It's all about teamwork and community

“Software Engineering is an amazing community at UNSW. There’s a big encouragement to work in teams, and even in lectures they treat you as a participant in the learning process. We have access to mentors, lecturers have drop-in hours and there are numerous Facebook groups and forums of students helping each other out on projects. Getting different perspectives on doing things is so valuable.” - Ofir Zeevi 

Ofir Zeevi chose programming as an elective in Year 9 and hasn’t looked back since. “I loved the fact there was problem solving and math, which were my strengths in high school. I won a bunch of prizes for my work in programming throughout Years 10-12 and it seemed like the most obvious choice to pursue at uni.”Ofir Zeevi, Software Engineering undergraduate student at UNSW Computing

Now in his second year at UNSW, he is “absolutely loving” his Software Engineering degree. “It’s really fast-paced and I’ve realised how much more knowledge I’m absorbing as opposed to high school. It’s not just what I’m being taught, it’s also the encouragement from lecturers and other students to go out and research things for myself.”

He says a perfect example of this are the project-based workshops that supplement the weekly lectures. “In one or two hours a week of lectures, they can’t really teach us all the technical knowledge we need, so they teach us how to work as a team, how to discuss a project and how to figure out ourselves what needs to be done.”

With the team focused on a specific project, Ofir says the technical skills just come of their own accord. “Teaching us technical knowledge or syntax or anything else that you can just find online isn’t really valuable,” he says. “It’s the focus on helping us learn the skills of self-enquiry that adds a lot to this degree and makes it so useful,” he explains, adding that in a recent internship at the Commonwealth Bank he found the true relevance of this type of learning.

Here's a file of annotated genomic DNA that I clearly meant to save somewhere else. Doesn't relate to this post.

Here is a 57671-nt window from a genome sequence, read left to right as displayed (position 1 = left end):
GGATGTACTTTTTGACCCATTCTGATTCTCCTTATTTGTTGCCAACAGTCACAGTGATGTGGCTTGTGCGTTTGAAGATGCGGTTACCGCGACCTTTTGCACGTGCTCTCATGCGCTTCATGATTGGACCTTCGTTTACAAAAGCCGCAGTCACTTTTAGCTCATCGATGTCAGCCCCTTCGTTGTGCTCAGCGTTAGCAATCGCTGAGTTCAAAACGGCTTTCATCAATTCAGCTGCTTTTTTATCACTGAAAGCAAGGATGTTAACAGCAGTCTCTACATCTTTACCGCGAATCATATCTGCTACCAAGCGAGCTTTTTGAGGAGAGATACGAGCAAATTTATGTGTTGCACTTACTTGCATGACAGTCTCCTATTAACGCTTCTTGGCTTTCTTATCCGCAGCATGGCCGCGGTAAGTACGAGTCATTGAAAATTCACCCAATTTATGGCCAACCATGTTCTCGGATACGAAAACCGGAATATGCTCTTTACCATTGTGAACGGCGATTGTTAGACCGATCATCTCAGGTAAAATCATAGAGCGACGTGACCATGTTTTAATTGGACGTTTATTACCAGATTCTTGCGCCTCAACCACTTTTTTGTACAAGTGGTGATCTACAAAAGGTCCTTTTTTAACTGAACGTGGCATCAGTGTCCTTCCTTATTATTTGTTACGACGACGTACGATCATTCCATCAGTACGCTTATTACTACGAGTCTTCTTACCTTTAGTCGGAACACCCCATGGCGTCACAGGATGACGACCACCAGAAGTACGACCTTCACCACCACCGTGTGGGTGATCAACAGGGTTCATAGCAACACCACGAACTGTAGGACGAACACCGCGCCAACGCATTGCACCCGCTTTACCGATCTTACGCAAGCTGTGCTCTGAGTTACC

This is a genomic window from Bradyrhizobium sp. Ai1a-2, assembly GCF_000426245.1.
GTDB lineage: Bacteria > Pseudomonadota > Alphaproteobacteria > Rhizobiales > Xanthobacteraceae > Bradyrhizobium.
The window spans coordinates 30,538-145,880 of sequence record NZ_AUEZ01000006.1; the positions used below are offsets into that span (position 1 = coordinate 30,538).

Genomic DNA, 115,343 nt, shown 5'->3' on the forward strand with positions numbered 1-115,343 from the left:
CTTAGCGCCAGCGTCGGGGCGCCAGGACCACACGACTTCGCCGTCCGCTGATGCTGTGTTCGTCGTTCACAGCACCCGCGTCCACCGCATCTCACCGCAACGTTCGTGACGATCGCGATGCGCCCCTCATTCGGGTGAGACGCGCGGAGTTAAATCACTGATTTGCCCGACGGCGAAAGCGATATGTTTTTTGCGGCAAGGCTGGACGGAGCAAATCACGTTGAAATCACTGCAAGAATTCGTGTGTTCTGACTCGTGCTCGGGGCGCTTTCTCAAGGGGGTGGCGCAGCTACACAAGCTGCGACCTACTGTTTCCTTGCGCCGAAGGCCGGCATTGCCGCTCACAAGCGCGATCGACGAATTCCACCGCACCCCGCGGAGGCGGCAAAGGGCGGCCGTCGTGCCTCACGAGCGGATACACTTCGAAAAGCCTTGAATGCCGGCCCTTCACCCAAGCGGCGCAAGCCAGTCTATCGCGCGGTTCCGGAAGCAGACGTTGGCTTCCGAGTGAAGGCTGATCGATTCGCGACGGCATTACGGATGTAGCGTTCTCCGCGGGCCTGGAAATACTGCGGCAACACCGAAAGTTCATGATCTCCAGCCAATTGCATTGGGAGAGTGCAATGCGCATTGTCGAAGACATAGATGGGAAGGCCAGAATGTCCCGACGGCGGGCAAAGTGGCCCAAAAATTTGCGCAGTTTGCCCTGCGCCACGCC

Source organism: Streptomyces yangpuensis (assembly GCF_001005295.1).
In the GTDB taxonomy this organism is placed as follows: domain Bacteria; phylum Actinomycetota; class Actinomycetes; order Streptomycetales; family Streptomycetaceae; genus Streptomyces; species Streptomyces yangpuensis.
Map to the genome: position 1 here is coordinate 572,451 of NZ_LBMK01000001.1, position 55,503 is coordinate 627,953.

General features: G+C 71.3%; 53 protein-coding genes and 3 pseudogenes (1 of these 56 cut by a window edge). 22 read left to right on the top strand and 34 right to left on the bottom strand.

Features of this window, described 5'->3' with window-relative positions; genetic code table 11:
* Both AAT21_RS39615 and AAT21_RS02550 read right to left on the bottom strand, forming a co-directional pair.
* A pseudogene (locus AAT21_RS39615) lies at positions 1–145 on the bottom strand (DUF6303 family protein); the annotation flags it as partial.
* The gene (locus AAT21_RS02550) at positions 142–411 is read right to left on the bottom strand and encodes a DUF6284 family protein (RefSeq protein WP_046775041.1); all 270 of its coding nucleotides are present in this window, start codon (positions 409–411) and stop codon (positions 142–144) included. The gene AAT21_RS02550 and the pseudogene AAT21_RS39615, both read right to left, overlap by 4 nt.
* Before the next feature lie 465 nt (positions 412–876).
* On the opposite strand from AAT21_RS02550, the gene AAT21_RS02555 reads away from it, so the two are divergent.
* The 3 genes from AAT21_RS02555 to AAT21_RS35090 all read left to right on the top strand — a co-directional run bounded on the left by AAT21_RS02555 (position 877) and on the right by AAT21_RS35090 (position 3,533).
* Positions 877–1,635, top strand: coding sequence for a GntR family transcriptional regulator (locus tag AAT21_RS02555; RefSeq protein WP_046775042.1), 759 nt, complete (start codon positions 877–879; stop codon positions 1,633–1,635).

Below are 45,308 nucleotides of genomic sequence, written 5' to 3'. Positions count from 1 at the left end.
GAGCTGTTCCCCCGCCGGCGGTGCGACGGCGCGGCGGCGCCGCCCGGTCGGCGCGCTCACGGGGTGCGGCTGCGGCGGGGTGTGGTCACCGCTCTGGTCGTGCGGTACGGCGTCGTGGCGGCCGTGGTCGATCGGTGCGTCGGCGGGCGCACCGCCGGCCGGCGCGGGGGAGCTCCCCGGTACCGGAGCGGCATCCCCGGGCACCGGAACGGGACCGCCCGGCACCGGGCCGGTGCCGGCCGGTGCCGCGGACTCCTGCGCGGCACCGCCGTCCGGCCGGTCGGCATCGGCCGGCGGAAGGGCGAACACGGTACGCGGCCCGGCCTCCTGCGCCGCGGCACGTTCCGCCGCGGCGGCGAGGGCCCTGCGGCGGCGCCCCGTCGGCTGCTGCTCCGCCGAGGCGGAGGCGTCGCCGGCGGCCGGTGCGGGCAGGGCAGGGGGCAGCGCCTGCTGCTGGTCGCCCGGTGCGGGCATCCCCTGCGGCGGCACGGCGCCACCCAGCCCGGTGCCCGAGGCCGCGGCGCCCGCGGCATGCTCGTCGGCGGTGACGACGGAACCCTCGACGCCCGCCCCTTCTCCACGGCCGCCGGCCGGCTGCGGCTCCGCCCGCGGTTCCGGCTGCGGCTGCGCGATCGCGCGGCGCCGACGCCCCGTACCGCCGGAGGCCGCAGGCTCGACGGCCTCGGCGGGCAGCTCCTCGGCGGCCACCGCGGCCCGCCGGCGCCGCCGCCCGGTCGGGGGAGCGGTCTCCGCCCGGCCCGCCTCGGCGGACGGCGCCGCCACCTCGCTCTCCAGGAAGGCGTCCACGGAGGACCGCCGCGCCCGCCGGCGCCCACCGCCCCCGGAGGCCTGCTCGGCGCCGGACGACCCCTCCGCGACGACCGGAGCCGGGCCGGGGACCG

“When I got to the workplace, I found they were using the same sorts of diagrams and working in a team in the exact same way that we had been taught to work in. It was a lot more relevant than I was expecting.”

To someone considering Software Engineering at UNSW, Ofir says that if you enjoy solving problems which don’t really have solutions then engineering is definitely the right degree, and software engineering is probably one of the most rewarding because it’s a lot more tangible. “Once you’ve got some basic skills you can quickly see results,” but he also says his main advice would be to immerse yourself in campus life where the opportunities are almost limitless.

“Definitely get involved with societies and work on your skills outside of the degree,” he says. “I’m involved in the Jewish community on campus, which links me into my cultural and religious background, and I’m also Social Head of the Computer Science Engineering Society (CSEsoc). This in particular has added to my uni experience. It’s improved me as an engineer because I’m applying my problem-solving skills more broadly. I’ve had to challenge myself in the space of performance and communication, but I’m now comfortable to get up on stage and make jokes, and I know how to organise events. We have lines going all the way across campus every week for our barbecues! It’s been so good to just socialise and study with great friends and really develop myself as a person, whilst also being part of a community that really means something to me.”

Ofir says his future plans are still wide open. Further study is appealing but he is also interested in joining a big company with the plan of learning as much as he can about business, teamwork and technical know-how, before branching off to work for a start-up, or perhaps even starting his own. 

Share this